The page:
PMA, the €3bn Dutch sector scheme for pharmacy staff, said it reduced its strategic equity allocation from 50% to 40% in favour of its fixed income holdings, in order to reduce its risk profile.
In its annual report for 2018, it explained that the change followed an asset-liability management study that focussed on the social partners’ wish to limit the chances of forced pension rights cuts in the coming years.
As a consequence of its fixed income portfolio increasing to 60%, the pension fund’s required funding level dropped from 126% to 121%.
PMA also raised the interest hedge of its liabilities from 22.5% to 40%.
In 2018, the pension fund started simplifying its investment policy, replacing four actively managed specialist equity funds with passive mandates. At year-end, 97% of its equity holdings were passively managed investments.
It also merged two actively managed European bond mandates into a single passive one.
It said an additional agreement with asset managers on costs had also contributed to a reduction of asset management costs from 51 to 37 basis points.
The pension fund of Dutch telecoms corporate KPN also recently reported having scaled back its strategic equity allocation in favour of fixed income.
Alternatives perform best
The scheme’s investments fell 0.8% in 2018, fixed income gaining 1.2% and its equity holdings down -5.8%.
It said it lost 1.1% on its 10.3% property allocation, with listed real estate 4.5% lower. Its holdings of listed property had gained 9.7%.
The pension fund said it had sold its holdings in retail, residential property and office funds.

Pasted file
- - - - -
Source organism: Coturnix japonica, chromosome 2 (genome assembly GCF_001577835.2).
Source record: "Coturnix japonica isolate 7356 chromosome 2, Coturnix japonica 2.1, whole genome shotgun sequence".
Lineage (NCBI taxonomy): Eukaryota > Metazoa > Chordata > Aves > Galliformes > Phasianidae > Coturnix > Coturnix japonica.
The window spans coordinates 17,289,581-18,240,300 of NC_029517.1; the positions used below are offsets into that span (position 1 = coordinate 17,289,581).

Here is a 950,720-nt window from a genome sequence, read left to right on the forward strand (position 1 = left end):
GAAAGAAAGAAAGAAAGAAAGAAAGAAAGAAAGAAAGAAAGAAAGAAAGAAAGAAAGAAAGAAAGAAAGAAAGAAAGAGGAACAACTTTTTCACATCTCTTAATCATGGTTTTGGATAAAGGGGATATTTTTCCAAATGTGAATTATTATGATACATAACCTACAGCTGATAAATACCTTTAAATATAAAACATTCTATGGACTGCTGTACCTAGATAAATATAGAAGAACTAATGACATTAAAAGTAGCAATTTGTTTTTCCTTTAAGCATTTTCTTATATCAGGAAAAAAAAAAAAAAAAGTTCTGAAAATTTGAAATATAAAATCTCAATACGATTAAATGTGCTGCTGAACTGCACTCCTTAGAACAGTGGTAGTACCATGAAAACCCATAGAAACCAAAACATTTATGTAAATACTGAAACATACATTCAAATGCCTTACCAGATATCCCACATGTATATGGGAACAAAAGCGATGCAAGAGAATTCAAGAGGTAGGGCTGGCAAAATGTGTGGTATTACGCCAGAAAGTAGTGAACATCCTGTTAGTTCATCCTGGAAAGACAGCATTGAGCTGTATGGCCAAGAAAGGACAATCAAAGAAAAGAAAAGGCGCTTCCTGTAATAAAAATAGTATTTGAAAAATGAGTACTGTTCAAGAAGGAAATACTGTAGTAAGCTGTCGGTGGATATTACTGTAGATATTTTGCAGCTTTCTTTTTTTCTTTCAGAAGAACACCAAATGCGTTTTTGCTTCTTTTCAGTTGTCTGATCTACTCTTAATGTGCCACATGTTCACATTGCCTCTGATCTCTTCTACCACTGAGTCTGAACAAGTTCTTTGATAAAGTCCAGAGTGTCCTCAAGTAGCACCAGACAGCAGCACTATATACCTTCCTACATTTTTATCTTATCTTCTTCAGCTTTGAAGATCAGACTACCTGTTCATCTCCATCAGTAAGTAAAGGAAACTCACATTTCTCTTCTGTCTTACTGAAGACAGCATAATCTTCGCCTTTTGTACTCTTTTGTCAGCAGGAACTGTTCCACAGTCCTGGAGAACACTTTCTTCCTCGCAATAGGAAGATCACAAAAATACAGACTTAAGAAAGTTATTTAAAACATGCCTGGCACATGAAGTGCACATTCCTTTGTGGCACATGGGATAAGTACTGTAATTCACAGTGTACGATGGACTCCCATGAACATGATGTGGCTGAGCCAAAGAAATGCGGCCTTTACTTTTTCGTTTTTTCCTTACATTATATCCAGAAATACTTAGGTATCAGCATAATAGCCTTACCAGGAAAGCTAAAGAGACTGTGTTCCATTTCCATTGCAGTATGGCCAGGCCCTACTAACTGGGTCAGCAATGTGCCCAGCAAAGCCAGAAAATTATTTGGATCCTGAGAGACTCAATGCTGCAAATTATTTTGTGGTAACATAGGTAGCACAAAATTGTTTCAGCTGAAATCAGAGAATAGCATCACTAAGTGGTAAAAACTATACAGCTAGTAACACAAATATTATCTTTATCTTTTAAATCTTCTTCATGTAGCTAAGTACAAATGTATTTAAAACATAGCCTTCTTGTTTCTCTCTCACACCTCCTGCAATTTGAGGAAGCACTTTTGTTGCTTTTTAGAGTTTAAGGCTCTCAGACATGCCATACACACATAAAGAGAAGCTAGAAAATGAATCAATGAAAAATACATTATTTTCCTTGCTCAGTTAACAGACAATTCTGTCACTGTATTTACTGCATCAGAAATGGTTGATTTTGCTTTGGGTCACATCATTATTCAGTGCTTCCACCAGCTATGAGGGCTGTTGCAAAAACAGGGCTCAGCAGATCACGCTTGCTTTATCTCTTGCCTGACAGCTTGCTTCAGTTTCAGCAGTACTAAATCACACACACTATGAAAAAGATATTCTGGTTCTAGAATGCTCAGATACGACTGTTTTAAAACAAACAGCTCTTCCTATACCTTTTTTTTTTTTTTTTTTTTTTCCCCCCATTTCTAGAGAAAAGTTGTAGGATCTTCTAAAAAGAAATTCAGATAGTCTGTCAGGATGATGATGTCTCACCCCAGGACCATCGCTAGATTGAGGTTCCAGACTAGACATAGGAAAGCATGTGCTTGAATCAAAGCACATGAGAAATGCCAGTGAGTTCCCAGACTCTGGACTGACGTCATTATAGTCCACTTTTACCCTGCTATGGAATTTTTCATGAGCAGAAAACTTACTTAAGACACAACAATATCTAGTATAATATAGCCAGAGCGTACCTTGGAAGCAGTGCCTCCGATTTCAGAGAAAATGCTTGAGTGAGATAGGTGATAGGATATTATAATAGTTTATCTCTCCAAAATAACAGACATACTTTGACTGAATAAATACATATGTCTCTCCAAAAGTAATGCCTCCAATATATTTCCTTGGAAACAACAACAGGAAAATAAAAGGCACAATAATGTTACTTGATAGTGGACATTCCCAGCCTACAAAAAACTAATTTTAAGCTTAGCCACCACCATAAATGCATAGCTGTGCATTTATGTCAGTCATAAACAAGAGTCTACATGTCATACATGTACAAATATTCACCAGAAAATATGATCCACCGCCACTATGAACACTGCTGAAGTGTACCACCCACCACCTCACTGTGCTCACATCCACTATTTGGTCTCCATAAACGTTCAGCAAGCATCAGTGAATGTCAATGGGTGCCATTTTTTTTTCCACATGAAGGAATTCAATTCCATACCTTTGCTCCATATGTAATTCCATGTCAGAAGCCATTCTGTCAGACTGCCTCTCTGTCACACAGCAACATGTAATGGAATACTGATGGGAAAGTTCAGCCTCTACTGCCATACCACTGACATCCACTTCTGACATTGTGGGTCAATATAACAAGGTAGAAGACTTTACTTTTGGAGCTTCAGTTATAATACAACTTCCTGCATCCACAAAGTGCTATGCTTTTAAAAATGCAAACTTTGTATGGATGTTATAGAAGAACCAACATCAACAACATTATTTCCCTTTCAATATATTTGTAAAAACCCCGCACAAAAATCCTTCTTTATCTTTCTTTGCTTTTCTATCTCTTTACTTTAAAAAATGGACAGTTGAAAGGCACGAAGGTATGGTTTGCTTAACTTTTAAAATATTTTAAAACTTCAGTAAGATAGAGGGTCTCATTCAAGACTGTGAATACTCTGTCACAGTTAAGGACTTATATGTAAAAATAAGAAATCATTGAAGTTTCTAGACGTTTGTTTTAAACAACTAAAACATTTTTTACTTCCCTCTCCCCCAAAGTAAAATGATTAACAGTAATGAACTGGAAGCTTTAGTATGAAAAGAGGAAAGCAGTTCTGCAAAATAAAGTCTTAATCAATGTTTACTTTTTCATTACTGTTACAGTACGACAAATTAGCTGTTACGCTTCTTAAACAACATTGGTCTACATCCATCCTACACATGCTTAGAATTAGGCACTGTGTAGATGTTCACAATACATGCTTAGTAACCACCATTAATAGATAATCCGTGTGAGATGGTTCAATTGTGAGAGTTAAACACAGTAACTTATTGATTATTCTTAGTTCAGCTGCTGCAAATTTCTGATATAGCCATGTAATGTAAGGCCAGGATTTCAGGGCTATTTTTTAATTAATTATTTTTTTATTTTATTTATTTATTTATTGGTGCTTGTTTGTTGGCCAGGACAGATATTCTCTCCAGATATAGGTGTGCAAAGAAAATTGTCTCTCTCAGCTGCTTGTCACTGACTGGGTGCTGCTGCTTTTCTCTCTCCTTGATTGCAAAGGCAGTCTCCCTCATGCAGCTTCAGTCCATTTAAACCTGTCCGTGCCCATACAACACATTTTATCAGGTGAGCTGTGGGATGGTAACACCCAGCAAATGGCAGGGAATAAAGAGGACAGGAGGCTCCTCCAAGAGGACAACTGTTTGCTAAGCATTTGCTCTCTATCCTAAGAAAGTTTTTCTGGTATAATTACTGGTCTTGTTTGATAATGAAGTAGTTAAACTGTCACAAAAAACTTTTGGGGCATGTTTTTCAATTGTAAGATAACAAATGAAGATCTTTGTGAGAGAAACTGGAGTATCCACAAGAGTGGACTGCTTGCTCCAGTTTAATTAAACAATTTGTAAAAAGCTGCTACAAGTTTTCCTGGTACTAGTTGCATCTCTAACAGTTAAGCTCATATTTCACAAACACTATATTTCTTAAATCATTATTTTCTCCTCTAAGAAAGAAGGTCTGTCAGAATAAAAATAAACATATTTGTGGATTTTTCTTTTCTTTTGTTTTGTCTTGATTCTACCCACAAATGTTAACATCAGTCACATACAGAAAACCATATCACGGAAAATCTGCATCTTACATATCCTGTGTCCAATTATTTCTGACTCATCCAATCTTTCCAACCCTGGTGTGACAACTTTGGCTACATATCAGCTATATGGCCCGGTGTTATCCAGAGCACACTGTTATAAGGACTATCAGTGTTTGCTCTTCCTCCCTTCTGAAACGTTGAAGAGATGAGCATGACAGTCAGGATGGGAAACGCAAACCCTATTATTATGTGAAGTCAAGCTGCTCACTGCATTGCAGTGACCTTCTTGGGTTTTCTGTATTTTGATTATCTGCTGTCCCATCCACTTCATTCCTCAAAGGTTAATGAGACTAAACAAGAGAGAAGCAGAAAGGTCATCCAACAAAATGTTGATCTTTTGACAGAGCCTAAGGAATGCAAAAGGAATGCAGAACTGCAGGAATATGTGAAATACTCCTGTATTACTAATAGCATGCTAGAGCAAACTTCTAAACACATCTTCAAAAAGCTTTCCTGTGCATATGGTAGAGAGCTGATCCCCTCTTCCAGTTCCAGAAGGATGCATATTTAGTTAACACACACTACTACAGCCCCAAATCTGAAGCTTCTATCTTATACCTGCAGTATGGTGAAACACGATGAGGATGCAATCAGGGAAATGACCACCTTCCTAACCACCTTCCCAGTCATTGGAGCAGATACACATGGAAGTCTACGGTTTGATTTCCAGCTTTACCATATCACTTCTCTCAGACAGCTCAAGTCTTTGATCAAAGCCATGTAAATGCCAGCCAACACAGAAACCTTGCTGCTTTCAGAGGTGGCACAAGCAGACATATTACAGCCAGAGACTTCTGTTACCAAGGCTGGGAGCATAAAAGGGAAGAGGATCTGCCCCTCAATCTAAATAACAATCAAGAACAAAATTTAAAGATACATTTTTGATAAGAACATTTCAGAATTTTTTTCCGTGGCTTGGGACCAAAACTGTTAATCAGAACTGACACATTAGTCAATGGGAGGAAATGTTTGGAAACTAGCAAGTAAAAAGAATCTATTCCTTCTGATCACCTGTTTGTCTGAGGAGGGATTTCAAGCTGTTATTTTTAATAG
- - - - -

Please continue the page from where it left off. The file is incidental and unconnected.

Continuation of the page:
With a profit of 5.4%, alternatives were the best performing asset class, largely thanks to one of its private equity investments entering its “harvest phase”, according to the scheme.
The board said that the pension fund’s scale justified it continuing independently, arguing that it had a niche position in the healthcare sector, and that the number of members – currently around 55,600 – had remained stable.
It said other company schemes in the pharmacy sector were welcome to join, and that it was considering setting up its own administrative bureau for board support.
Pension cuts ahead
PMA indicated that, given its funding level and a disappointing pace of recovery, it expected that it would have to cut pension rights and benefits in 2021.
At the end of last June, its coverage ratio stood at 100.8%.
On its website, PMA announced that it would adjust its pension arrangements next year to be prepared for the effects of a lower interest rate environment.
The scheme said it had agreed with its social partners to create the possibility of increasing contributions – currently 24.5% – by 2% annually over the next three years, and to switch from a salary-based indexation to inflation compensation based on the consumer index.
The parties had also agreed to the option of a temporary reduction of the current annual pensions accrual of 1.76%.